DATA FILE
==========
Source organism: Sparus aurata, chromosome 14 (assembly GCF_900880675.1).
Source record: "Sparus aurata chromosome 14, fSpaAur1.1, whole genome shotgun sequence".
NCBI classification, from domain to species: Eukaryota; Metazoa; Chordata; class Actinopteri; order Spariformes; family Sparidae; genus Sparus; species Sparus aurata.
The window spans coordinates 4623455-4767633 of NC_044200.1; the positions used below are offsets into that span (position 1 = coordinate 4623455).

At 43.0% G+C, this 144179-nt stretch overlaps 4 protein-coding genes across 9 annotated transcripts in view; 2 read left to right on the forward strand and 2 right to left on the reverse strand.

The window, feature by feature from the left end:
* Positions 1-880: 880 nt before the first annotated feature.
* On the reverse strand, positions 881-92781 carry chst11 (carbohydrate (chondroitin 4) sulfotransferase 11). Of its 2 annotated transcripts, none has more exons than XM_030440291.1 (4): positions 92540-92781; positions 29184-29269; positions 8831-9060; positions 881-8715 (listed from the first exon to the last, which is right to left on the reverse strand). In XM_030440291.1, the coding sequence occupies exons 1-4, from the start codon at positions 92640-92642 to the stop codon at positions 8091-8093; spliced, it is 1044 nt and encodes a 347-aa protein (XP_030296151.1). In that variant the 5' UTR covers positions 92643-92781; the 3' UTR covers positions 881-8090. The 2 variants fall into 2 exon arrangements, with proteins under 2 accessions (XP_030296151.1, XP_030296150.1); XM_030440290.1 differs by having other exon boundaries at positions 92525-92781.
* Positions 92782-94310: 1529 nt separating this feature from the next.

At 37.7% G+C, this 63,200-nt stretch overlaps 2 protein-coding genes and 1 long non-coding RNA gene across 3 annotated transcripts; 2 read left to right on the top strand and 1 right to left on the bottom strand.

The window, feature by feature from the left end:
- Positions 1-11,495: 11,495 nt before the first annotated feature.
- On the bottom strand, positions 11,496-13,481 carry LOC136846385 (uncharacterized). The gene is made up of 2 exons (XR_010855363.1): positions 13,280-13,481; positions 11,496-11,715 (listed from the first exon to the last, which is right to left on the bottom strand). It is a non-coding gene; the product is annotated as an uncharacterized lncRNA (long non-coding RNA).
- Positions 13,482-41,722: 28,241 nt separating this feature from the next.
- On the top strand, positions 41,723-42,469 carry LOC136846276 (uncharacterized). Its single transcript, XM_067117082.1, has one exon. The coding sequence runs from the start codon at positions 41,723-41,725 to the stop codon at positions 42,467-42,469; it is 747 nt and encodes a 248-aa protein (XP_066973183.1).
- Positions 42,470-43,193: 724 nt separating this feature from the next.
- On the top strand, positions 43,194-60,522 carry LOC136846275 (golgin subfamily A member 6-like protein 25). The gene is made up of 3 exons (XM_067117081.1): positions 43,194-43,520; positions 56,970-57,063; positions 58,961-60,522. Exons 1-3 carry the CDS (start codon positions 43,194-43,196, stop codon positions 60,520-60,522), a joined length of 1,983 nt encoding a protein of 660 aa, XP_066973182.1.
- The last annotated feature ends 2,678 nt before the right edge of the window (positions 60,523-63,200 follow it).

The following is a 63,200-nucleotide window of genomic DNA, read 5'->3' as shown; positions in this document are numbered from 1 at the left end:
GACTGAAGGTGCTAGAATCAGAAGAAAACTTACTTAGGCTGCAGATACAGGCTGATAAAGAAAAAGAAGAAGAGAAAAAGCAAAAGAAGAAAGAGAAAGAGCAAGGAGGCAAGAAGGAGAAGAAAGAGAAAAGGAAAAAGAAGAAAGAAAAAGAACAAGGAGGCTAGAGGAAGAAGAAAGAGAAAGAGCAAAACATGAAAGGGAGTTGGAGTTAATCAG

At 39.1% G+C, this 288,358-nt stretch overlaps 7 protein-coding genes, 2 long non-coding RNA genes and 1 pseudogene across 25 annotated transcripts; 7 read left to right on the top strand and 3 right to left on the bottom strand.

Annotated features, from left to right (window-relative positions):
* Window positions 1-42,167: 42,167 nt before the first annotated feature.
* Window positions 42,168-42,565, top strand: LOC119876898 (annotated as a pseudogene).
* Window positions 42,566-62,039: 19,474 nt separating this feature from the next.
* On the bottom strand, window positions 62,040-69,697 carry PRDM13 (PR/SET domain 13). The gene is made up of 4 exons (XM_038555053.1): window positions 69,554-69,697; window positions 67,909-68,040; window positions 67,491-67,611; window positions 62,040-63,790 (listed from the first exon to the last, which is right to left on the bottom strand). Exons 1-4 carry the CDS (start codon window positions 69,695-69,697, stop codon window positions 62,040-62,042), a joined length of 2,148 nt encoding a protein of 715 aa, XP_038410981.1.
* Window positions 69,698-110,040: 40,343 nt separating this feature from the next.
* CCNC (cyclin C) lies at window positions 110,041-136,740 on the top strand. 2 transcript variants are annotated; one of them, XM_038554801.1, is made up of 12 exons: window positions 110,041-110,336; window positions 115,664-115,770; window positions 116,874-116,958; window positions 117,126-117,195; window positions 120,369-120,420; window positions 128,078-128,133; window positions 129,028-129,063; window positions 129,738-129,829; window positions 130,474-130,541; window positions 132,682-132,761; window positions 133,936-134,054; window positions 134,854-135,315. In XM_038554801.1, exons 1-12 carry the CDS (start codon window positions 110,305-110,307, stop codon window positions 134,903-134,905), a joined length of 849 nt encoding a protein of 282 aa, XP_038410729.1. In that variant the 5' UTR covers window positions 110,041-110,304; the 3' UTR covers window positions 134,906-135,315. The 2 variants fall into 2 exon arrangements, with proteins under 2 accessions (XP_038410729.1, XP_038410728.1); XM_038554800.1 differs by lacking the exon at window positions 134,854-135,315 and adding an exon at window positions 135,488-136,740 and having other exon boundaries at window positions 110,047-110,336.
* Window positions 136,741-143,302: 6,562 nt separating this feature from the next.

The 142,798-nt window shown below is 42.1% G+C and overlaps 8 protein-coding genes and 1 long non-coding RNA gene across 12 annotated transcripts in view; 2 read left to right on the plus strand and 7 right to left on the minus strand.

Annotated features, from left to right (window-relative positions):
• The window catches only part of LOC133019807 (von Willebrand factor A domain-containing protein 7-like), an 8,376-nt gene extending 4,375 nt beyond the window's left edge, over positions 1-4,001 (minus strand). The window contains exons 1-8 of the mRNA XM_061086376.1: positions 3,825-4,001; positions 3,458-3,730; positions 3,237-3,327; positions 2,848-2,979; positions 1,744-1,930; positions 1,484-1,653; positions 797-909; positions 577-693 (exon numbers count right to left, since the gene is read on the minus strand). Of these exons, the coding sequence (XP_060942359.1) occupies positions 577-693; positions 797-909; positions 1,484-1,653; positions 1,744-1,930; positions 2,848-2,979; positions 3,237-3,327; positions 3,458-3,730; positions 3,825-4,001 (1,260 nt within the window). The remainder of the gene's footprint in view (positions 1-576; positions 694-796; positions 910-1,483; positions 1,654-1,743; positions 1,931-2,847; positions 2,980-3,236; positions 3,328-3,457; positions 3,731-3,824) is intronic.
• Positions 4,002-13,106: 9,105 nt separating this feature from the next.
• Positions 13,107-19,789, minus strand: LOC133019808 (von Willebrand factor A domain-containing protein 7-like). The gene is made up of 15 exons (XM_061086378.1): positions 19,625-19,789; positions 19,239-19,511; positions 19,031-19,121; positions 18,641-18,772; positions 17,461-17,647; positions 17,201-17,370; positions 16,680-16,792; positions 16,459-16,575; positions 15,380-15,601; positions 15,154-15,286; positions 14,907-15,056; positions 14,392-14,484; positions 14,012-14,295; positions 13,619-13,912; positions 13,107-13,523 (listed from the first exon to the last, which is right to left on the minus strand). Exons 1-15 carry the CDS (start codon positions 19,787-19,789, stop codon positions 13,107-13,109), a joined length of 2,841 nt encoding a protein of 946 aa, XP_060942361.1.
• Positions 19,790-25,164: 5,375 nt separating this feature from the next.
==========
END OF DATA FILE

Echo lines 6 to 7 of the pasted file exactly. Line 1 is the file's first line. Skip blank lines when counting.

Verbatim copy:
The window, feature by feature from the left end:
* Positions 1-880: 880 nt before the first annotated feature.